Another area of increased audit focus should be the existence and value of the company’s inventory, properties, plant, and equipment values, as reported by the firm’s subsidiary at Arnhem. The audit risk in this area relates to logistical issues, considering the fact that the place of the subsidiary in another geographical location presents certain logistical complications. These logistical issues make it possible for there to be a misstatement, hence the need to conduct substantive tests in order to confirm the existence and values of the stated inventory and PPE.

The last area of interest is the exceptional items. The exceptional items generally involve those items that result in financial implications for the company, but which do not involve a company’s normal operations. Focusing on the company’s financial statements, exceptional items included other operating costs and a gain on the acquisition of a subsidiary. Other operating costs from the company’s financial statements (note 4) included a legal claim association with an arbitration case. Exceptional items should be further scrutinized in order to establish whether they actually exist, especially considering the fact that they are especially prone to misstatements (Hayes, Wallage, and Gortemaker 2014). An auditor needs to check the results of the arbitration process in order to determine whether the costs associated with the process are the same as those reported by the company (Christensen, Glover, and Wood 2012).


Part B

This section focuses more on the risks associated with an increase in revenue. As indicated above, the company’s revenue increased from 33,512 in 2014 10 46,077 in 2015 (Accsys Technologies PLC 2015). This represented 37.5% increase in the total revenue over the year. According to the analysis of the company’s financial statements, the increase in revenue was due to the increase in Accoya wood-related revenue, with all other sources remaining constant over the same period. The analysis indicates that the Accoya wood revenue increased by 38.8%, while the revenue from licensing and other sources have been unchanged over the period of consideration (Accsys Technologies PLC 2015).

According to the standard accounting standards, the timing of revenue is an important factor. The company ought to recognize revenue as and when the company offers goods or services to the customers and not when money is received (Kimmel, Weygandt, and Kieso 2010). If the company has not provided goods and services to the customer, the company should not recognize the revenue (Scott 2014). For instance, the company must not claim revenue for goods and services that it has not supplied. IAS provides for what the auditors should focus on when auditing revenue. According to the IAS, revenue should include the amounts received in cash as well as those amounts that the company ought to receive for the offered goods and services (Gaynor, Kelton, Mercer, and Yohn 2016).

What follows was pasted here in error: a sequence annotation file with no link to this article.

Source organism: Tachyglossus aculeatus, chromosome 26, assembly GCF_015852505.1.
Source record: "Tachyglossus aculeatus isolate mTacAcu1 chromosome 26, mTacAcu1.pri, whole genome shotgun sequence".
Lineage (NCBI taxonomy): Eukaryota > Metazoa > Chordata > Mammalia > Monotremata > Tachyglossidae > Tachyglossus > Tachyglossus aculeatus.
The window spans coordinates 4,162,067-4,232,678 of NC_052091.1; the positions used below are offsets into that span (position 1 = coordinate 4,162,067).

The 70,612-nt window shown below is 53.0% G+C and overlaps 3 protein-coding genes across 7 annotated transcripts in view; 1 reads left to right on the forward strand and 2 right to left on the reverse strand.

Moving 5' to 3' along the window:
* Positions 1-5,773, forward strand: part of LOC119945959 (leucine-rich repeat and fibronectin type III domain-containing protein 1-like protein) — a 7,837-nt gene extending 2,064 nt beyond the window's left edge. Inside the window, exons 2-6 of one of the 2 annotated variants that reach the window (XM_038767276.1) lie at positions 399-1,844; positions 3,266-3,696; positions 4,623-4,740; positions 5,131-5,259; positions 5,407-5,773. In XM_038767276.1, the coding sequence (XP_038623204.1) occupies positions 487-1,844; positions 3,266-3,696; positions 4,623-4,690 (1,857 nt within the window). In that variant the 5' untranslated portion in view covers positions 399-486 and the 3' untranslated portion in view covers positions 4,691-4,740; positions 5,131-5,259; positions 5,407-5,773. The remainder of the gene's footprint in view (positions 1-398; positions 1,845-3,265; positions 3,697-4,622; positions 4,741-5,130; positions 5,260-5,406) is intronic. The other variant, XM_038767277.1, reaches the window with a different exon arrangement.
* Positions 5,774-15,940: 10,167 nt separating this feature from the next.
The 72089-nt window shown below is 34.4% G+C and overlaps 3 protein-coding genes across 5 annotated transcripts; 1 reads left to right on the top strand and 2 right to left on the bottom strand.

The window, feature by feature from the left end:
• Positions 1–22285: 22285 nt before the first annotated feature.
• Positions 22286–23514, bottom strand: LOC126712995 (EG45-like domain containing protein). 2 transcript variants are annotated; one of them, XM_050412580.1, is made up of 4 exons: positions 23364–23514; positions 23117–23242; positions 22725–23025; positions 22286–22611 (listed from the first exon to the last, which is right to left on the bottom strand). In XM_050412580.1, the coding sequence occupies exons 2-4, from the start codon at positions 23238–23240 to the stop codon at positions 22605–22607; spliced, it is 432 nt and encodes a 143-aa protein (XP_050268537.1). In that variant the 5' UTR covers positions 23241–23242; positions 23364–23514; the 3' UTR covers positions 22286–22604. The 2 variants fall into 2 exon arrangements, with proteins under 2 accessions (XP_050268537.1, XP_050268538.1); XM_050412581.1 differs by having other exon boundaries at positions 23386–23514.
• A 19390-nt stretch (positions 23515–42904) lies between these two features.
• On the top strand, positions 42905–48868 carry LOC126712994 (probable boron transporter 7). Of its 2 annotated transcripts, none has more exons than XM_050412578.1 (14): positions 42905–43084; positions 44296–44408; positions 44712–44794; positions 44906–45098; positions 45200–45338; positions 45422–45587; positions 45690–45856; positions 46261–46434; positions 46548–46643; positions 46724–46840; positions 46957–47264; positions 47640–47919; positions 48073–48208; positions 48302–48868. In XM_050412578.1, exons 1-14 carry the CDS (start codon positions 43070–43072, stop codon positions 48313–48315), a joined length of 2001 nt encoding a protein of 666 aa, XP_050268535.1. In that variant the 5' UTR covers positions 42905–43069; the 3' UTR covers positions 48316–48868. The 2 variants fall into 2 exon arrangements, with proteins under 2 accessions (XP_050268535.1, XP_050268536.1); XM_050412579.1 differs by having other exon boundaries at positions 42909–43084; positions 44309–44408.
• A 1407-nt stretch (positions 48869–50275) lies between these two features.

An auditor should consider several substantive procedures in dealing with revenue in order to determine its existence, timing, and valuation. The first step is to conduct certain analytical procedures on the elements and sources of a company’s revenue. These analytical procedures include processes meant to ascertain whether or not the company actually engaged in the transactions resulting in the reported revenue and whether the changes are within the expected margins of growth (Deegan and Ward 2013). For instance, a growth rate of 40% would raise concerns if there are no justifications for such a growth from the market and from the perspective of the company. The second substantive procedure to conduct involves the assessment of the receipts to confirm the amounts of money received from the customers for goods supplied (Henderson, Peirson, Herbohn, Artiach, and Howieson 2013). An auditor should check the receipt amounts against the ledger amounts in order to confirm the completeness of the information posted to the edger against the information on the receipts. This would help the auditor in determining whether the cash amounts declared as revenue actually exist (Czerney, Schmidt, and Thompson 2014). The company must conduct substantive tests on the existence of the accounts receivable. A good starting point would be to look into invoices sent by the company over the considered period of time (Lobo and Zhao 2013). The receivables are the amounts of funds that the company expects from credit sales and the invoice is the first document sent to claim the payment for the funds. Checking the company’s invoices would enable the auditor to determine the total sales revenue from both cash and accounts receivable considering that the company sends an invoice in every situation (Harrison, Horngren, Thomas, and Suwardy 2014). The timing of the receivables is important in determining whether the sales actually fall within the period declared by the company in the financial reports. Notably, the auditor should consider contacting some of the debtors of the company to confirm the existence of the debts, their values, and their timing. This is important in determining the total value of the revenue recorded by the company against the values declared by the customers (Ramsay, Sinason, Strawser, and Thibodeau 2013). Concerning the license fees and marketing income, the company would need to focus keenly on the company’s key customers, especially given the fact that these sources have remained constant over the period in focus. The fact that they remained unchanged over this period of time means that there is a high likeliness for an audit firm to overlook the entries. Thus, there is a need to insist on focusing on the license fees and marketing revenue.